Ethiopia: when the Gadaa democracy rules in a federal state. Bridging indigenous institutions of governance to modern democracy
AuthorSirna, Zelalem Tesfaye
As student of law and later as a teacher, I was questioning whether Gadaa System has something to contribute to democratic values and sustainable institutions of governance in contemporary Ethiopian legal system. In particular, in sub-Saharan African countries where democracy and rule of law are proclaimed but not translated into practice, it appears vital to look into alternatives that can ll governance de cits. It is against this backdrop and after series of research processes; eld work among the Boran and Guji- Oromo, that Ethiopia: When the Gadaa Democracy Rules in a Federal State; Bridging Indigenous Institutions of Governance to Modern Democracy came into focus. The main objective of this research is, therefore, to respond to the search of alternative solution to hurdles democratisation process, Africa as a region as well as Ethiopia as a country faces, through African indigenous knowledge of governance, namely the Gadaa System. Accordingly, institutional and fundamental principles analysed in this thesis clearly indicate that indigenous system of governance such as the Gadaa System embraces archaic democratic values that are useful even today. However, bridging two separate institutions and political systems is not without challenges. This study is committed to discerning tensions and compatibility issues. The incompatibilities arise from both political systems; indigenous as well as modern. However, they bear not only tensions but also solutions. Hence, where the challenges that arise from indigenous political system could be resolved by progressive principles of modern political systems; tensions that arise from modern political system are sought to be addressed by embracing legally viable values of the Gadaa System through the instrumentality of federalism and legal pluralism. In sum, three main reasons support the approach of this study: in Africa no system of governance is perfect divorced from its indigenous institutions of governance; indigenous knowledge of governance as a resource that could enhance democratisation in Ethiopia should not be left at peripheries; and an inclusive policy that accommodates diversity and ensures the advancement of human culture appeals.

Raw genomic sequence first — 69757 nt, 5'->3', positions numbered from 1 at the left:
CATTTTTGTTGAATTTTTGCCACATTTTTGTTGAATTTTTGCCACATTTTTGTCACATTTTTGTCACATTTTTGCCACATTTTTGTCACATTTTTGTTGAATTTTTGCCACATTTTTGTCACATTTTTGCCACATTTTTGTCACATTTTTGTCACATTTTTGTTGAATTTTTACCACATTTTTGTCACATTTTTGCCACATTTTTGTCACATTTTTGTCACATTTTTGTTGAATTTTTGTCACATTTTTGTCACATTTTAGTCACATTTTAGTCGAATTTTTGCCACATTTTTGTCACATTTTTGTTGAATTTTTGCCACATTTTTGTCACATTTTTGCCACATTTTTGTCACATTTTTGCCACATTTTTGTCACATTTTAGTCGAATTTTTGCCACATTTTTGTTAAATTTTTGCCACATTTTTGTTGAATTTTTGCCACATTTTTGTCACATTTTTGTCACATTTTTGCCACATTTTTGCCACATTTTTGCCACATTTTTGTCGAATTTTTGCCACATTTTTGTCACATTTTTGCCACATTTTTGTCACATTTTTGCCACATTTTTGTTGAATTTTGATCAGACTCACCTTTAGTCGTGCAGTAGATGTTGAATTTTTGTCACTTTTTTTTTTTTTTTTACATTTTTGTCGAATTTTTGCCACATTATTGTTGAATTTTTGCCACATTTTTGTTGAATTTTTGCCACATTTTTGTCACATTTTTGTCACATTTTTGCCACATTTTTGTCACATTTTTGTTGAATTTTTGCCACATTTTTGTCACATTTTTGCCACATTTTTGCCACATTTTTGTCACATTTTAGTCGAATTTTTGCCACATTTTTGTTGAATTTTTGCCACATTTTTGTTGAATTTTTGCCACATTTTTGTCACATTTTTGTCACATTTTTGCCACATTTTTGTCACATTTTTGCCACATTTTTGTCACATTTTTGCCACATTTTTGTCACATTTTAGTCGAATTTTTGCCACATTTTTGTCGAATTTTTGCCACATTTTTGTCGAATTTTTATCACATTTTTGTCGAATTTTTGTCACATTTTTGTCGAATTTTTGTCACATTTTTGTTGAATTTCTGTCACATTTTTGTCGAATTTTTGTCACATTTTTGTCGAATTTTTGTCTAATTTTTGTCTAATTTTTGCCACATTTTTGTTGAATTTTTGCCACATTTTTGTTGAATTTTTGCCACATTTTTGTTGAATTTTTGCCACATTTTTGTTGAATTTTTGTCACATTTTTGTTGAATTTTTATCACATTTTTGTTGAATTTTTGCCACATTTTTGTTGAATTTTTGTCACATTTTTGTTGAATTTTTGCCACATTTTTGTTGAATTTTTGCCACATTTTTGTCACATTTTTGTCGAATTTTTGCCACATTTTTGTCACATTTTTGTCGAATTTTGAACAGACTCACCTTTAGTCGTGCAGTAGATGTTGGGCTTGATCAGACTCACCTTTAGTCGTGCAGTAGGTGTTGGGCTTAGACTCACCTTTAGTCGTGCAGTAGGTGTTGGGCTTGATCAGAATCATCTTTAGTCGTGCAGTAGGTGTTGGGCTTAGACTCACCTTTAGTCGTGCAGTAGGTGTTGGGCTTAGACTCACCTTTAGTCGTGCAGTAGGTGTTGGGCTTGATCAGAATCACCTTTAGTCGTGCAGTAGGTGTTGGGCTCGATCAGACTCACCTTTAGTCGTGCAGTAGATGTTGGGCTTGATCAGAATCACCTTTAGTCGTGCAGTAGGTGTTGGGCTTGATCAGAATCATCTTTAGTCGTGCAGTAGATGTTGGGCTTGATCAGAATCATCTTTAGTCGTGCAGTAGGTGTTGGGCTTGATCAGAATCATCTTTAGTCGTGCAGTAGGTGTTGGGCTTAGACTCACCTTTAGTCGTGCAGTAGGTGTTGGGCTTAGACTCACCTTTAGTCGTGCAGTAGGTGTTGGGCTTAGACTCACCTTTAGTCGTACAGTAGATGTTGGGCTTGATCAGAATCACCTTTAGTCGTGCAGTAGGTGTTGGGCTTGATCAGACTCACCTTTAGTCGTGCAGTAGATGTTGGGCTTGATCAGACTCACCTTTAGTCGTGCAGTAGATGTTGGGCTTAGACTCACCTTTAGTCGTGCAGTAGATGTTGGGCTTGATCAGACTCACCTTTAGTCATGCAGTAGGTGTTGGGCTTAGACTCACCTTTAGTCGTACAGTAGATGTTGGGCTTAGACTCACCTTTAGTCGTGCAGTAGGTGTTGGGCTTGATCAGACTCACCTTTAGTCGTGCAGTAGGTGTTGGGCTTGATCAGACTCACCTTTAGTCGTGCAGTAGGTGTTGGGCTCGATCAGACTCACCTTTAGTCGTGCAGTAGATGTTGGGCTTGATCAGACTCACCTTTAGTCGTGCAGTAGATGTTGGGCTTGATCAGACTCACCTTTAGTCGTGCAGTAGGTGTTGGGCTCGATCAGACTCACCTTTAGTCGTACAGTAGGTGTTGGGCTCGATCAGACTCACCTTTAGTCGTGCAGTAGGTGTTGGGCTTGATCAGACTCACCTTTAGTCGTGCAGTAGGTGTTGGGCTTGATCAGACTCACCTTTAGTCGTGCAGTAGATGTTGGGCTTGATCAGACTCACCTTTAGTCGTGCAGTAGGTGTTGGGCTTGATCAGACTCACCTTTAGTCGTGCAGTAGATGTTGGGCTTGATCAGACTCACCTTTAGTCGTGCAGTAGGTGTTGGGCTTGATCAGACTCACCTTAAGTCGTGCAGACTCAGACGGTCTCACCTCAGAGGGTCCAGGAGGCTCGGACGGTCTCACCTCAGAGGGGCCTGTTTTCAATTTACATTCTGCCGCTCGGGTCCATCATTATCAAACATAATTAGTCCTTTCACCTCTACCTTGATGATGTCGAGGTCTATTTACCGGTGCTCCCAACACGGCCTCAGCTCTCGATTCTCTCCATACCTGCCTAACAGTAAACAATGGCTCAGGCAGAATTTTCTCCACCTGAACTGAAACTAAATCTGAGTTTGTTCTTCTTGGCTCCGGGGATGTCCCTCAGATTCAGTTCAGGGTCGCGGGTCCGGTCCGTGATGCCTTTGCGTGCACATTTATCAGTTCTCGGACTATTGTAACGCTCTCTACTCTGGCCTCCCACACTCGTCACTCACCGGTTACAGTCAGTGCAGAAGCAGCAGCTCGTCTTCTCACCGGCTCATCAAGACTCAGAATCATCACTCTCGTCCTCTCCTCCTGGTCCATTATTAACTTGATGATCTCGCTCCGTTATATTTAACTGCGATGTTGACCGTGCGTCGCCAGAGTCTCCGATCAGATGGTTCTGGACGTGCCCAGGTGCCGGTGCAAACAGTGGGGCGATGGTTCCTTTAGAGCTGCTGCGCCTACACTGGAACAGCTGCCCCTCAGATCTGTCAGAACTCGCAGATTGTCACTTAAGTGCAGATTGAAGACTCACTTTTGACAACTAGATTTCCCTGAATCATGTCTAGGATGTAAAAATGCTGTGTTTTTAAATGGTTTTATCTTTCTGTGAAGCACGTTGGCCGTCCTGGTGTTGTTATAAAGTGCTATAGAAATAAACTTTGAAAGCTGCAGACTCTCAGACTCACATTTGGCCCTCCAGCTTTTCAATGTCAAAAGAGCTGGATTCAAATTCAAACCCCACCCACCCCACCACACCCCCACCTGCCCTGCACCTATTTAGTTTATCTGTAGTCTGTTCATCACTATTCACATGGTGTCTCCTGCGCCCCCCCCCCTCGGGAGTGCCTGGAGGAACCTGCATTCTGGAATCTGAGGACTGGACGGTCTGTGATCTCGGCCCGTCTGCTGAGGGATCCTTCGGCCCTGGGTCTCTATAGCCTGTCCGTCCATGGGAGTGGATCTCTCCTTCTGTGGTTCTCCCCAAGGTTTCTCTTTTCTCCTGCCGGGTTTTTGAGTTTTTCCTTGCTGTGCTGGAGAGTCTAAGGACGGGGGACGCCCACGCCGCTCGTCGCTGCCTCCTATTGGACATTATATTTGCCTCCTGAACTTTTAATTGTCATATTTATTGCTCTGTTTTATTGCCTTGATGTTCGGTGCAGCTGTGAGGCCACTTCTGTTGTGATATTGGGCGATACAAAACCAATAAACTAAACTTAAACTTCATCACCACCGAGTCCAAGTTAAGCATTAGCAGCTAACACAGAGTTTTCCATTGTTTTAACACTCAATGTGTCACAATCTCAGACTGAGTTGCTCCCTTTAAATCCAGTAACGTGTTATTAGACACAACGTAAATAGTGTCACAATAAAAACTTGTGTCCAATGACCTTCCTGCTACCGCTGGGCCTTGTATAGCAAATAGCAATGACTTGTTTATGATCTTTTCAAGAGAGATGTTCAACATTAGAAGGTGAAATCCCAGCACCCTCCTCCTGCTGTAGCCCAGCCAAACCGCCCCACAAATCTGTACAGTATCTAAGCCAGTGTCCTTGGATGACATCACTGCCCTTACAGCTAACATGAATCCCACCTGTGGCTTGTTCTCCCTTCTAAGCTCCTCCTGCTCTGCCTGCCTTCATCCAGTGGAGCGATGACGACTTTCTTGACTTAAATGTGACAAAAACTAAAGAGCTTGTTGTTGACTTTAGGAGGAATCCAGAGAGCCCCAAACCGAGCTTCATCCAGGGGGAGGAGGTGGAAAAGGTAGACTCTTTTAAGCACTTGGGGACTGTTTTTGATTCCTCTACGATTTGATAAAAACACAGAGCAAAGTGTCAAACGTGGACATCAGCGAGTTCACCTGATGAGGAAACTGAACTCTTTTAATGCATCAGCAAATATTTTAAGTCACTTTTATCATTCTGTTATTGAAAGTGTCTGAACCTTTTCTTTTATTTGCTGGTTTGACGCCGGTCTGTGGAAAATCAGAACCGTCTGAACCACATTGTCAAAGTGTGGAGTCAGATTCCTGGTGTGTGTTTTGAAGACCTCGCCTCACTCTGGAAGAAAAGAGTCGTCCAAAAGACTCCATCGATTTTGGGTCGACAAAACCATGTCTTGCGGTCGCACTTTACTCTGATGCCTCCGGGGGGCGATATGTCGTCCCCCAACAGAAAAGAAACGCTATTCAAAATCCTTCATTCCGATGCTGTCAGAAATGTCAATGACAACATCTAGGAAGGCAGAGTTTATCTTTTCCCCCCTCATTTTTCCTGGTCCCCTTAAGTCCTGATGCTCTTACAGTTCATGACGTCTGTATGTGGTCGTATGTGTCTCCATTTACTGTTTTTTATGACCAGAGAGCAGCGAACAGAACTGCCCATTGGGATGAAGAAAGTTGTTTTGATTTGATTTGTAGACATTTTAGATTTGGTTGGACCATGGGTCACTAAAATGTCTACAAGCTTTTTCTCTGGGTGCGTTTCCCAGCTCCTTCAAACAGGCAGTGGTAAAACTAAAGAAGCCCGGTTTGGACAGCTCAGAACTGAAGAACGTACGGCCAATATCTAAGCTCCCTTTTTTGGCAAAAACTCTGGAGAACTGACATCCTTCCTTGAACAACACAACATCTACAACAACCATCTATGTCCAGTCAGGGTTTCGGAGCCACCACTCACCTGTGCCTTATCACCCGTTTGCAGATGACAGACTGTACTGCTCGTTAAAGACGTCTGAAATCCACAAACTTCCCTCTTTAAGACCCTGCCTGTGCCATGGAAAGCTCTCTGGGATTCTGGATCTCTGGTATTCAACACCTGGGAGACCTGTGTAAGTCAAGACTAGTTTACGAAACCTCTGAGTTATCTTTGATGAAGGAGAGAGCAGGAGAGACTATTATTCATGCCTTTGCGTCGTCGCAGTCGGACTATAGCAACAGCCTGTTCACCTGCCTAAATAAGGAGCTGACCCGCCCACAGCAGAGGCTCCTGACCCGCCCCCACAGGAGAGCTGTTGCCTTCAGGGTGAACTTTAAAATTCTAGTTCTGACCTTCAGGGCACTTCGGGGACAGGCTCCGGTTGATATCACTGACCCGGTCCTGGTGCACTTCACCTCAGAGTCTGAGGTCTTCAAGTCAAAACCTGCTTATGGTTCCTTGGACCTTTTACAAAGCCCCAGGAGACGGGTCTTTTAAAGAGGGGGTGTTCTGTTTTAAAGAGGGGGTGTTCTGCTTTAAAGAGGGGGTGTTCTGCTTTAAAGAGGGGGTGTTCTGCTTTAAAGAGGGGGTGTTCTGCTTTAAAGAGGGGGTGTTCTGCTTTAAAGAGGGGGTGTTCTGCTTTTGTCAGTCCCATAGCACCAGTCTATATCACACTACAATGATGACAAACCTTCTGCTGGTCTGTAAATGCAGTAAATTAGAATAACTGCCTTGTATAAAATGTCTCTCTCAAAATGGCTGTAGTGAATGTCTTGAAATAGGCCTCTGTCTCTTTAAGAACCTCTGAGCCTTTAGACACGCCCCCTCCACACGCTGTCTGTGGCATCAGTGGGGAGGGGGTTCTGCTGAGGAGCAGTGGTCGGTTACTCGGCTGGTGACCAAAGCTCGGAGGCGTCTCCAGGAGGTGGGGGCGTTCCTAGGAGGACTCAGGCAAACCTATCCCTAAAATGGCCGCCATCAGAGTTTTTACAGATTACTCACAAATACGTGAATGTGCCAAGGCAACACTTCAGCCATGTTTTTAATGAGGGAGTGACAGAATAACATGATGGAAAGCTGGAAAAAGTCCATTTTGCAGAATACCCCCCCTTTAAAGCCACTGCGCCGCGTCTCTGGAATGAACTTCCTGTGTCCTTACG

PublisherUniversitetet i Tromsø
University of Tromsø
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